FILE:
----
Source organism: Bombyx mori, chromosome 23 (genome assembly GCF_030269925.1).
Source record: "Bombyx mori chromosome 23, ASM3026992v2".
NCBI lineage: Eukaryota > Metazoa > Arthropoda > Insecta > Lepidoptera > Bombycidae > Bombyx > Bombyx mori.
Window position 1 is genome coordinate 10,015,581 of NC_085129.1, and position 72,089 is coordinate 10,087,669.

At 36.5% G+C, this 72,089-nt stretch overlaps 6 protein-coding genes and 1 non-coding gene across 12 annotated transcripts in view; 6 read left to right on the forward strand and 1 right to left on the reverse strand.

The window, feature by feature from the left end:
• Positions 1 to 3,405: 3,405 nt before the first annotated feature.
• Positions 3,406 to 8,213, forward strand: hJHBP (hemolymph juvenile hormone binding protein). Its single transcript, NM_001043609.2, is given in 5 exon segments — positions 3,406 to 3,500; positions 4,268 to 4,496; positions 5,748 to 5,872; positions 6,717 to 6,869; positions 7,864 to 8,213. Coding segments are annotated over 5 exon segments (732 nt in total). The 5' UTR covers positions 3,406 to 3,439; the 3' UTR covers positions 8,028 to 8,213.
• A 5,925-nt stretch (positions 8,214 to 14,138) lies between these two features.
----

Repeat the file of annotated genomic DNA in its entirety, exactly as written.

Source organism: Bombyx mori, chromosome 23 (genome assembly GCF_030269925.1).
Source record: "Bombyx mori chromosome 23, ASM3026992v2".
NCBI lineage: Eukaryota > Metazoa > Arthropoda > Insecta > Lepidoptera > Bombycidae > Bombyx > Bombyx mori.
Window position 1 is genome coordinate 10,015,581 of NC_085129.1, and position 72,089 is coordinate 10,087,669.

At 36.5% G+C, this 72,089-nt stretch overlaps 6 protein-coding genes and 1 non-coding gene across 12 annotated transcripts in view; 6 read left to right on the forward strand and 1 right to left on the reverse strand.

The window, feature by feature from the left end:
• Positions 1 to 3,405: 3,405 nt before the first annotated feature.
• Positions 3,406 to 8,213, forward strand: hJHBP (hemolymph juvenile hormone binding protein). Its single transcript, NM_001043609.2, is given in 5 exon segments — positions 3,406 to 3,500; positions 4,268 to 4,496; positions 5,748 to 5,872; positions 6,717 to 6,869; positions 7,864 to 8,213. Coding segments are annotated over 5 exon segments (732 nt in total). The 5' UTR covers positions 3,406 to 3,439; the 3' UTR covers positions 8,028 to 8,213.
• A 5,925-nt stretch (positions 8,214 to 14,138) lies between these two features.